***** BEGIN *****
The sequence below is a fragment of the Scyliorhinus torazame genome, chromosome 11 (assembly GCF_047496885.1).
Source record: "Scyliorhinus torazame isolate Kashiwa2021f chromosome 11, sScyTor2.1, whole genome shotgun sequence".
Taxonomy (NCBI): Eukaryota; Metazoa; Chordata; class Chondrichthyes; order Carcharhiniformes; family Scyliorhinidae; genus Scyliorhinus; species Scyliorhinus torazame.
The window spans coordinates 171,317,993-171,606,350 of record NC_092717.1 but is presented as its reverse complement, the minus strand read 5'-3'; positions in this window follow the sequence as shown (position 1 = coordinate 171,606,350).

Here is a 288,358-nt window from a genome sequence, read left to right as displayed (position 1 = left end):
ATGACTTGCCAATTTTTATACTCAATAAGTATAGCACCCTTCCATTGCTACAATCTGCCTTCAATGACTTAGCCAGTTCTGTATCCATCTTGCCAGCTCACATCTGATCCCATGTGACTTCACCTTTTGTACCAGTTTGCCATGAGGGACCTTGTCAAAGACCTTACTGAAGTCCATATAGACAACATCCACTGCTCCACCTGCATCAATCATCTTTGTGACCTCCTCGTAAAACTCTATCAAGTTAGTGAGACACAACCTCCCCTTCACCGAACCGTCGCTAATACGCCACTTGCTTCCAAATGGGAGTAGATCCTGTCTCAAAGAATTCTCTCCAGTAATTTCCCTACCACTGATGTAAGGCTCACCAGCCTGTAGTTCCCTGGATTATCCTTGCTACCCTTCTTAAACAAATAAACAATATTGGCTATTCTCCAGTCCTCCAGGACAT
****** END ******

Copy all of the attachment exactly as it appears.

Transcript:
The sequence below is a fragment of the Scyliorhinus torazame genome, chromosome 11 (assembly GCF_047496885.1).
Source record: "Scyliorhinus torazame isolate Kashiwa2021f chromosome 11, sScyTor2.1, whole genome shotgun sequence".
Taxonomy (NCBI): Eukaryota; Metazoa; Chordata; class Chondrichthyes; order Carcharhiniformes; family Scyliorhinidae; genus Scyliorhinus; species Scyliorhinus torazame.
The window spans coordinates 171,317,993-171,606,350 of record NC_092717.1 but is presented as its reverse complement, the minus strand read 5'-3'; positions in this window follow the sequence as shown (position 1 = coordinate 171,606,350).

Here is a 288,358-nt window from a genome sequence, read left to right as displayed (position 1 = left end):
ATGACTTGCCAATTTTTATACTCAATAAGTATAGCACCCTTCCATTGCTACAATCTGCCTTCAATGACTTAGCCAGTTCTGTATCCATCTTGCCAGCTCACATCTGATCCCATGTGACTTCACCTTTTGTACCAGTTTGCCATGAGGGACCTTGTCAAAGACCTTACTGAAGTCCATATAGACAACATCCACTGCTCCACCTGCATCAATCATCTTTGTGACCTCCTCGTAAAACTCTATCAAGTTAGTGAGACACAACCTCCCCTTCACCGAACCGTCGCTAATACGCCACTTGCTTCCAAATGGGAGTAGATCCTGTCTCAAAGAATTCTCTCCAGTAATTTCCCTACCACTGATGTAAGGCTCACCAGCCTGTAGTTCCCTGGATTATCCTTGCTACCCTTCTTAAACAAATAAACAATATTGGCTATTCTCCAGTCCTCCAGGACAT